With $1.2bn buyout, could Opera be headed for success in China?


Opera is on the verge of being sold after receiving a big buyout offer from a consortium of Chinese companies.

The would-be buyers include security juggernaut Qihoo and online gaming outfit Kunlun, backed by major investment funds, and they're willing to pay $1.2 billion (around £830 million, AU$1.7 billion) for the privilege of owning the browser.

As ZDNet reports, that's just over a 50% premium on what Opera shares were trading at as of a week ago, and unsurprisingly the board has unanimously recommended the deal.

Chief executive Lars Boilesen commented: "There is strong strategic and industrial logic to the acquisition of Opera by the Consortium. The Consortium's ownership will strengthen Opera's position to serve our users and partners with even greater innovation, and to accelerate our plans of expansion and growth."

Pending approval

Opera shareholders will have to approve the deal, however, and of course it will also be subject to the usual regulatory scrutiny.

If everything does go ahead, the browser might find success in the Chinese market, particularly with the backing of these heavyweight companies. That success has proved elusive over in the western world, despite Opera's clever compression techniques that come in very handy particularly in the mobile arena where data usage is always a critical consideration.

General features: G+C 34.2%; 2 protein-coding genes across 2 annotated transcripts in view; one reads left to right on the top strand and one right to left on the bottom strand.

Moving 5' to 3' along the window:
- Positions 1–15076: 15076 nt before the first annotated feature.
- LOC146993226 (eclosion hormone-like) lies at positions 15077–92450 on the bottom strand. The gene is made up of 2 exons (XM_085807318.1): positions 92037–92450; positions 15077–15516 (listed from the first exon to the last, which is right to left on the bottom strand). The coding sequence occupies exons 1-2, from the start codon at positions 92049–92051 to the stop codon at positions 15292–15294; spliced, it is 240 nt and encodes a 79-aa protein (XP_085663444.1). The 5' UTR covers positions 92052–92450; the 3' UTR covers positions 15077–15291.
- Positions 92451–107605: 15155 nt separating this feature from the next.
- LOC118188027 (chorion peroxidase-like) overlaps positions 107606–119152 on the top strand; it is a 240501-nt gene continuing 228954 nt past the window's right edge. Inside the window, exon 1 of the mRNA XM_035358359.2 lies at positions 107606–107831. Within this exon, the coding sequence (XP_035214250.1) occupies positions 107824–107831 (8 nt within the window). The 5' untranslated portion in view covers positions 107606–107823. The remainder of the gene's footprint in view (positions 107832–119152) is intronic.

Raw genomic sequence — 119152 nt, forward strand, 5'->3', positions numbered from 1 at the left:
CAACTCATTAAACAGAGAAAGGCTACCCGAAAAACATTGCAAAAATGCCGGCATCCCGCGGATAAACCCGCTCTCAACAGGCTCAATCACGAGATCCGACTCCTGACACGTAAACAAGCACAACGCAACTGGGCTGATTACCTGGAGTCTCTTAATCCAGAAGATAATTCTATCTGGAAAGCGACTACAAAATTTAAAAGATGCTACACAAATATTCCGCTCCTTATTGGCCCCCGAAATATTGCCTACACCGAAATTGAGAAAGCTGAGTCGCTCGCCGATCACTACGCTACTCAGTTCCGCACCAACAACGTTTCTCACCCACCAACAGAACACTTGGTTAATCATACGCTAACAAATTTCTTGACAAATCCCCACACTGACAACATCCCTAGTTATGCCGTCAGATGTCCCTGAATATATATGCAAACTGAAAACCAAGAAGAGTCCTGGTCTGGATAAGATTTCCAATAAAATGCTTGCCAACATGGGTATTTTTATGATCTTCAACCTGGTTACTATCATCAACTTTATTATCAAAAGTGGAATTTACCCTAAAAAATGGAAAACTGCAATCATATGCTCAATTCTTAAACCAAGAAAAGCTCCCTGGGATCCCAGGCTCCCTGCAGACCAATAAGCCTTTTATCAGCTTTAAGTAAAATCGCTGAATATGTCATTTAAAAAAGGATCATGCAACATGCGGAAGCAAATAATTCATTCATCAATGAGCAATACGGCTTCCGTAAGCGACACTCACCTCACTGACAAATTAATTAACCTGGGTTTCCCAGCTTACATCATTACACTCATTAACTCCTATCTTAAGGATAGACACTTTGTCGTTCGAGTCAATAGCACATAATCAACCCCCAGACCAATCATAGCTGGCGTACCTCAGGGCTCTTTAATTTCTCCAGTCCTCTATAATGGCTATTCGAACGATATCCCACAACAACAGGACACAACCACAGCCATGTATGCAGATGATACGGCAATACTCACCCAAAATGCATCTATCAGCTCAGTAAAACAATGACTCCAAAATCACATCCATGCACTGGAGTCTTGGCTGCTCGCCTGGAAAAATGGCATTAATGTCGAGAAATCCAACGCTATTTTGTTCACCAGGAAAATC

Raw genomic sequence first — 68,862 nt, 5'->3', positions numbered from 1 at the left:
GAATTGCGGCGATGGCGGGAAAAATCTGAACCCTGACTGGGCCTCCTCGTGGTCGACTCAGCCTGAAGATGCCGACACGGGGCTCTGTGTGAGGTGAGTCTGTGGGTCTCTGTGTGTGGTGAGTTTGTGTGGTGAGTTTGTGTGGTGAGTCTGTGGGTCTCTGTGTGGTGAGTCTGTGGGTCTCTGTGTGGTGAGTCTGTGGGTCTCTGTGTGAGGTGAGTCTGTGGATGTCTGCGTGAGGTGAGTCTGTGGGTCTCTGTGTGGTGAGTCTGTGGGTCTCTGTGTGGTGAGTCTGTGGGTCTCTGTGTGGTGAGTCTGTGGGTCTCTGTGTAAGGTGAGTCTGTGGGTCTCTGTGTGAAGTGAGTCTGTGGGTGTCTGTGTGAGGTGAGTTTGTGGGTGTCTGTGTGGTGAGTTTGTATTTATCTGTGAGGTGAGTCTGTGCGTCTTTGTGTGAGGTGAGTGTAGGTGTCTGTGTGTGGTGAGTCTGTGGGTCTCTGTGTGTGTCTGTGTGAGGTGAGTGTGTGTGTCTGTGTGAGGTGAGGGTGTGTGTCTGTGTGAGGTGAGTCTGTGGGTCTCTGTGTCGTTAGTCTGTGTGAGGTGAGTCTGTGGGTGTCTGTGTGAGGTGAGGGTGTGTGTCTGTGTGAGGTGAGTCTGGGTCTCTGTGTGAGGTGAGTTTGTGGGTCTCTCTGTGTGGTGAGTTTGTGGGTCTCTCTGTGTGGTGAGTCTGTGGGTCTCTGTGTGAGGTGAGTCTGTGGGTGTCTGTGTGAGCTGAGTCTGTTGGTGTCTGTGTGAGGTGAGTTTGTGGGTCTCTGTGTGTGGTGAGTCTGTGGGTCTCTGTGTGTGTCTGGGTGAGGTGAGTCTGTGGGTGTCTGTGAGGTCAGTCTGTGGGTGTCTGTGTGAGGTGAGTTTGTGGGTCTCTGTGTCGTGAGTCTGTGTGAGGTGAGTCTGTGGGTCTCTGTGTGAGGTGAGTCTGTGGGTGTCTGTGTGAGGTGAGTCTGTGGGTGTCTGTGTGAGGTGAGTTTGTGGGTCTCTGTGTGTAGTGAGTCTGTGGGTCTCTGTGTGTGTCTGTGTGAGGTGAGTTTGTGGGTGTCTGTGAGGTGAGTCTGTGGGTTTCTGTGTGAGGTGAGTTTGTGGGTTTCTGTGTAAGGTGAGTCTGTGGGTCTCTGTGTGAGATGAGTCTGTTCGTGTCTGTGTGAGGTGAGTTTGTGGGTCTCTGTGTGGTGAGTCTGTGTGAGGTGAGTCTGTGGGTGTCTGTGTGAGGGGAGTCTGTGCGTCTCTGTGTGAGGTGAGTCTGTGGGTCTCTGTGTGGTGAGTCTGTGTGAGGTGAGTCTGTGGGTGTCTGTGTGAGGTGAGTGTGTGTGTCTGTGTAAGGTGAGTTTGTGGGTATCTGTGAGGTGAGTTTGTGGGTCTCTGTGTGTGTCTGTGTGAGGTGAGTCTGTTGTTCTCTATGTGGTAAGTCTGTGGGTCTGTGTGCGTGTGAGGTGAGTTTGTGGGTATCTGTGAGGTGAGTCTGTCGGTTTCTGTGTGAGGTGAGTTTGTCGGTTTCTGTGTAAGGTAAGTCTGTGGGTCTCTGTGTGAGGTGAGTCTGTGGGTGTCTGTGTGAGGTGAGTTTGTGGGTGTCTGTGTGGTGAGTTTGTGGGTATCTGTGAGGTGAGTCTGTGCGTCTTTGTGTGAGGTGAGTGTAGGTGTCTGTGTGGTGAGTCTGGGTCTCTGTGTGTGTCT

Certainly success will be on the cards if Qihoo and co have anything to do with it. Qihoo is a $9 billion firm which provides security to 500 million PCs and 800 million mobile users across the globe, and has recently diversified further with its own VR headset offering.

Darren is a freelancer writing news and features for TechRadar (and occasionally T3) across a broad range of computing topics including CPUs, GPUs, various other hardware, VPNs, antivirus and more. He has written about tech for the best part of three decades, and writes books in his spare time (his debut novel - 'I Know What You Did Last Supper' - was published by Hachette UK in 2013).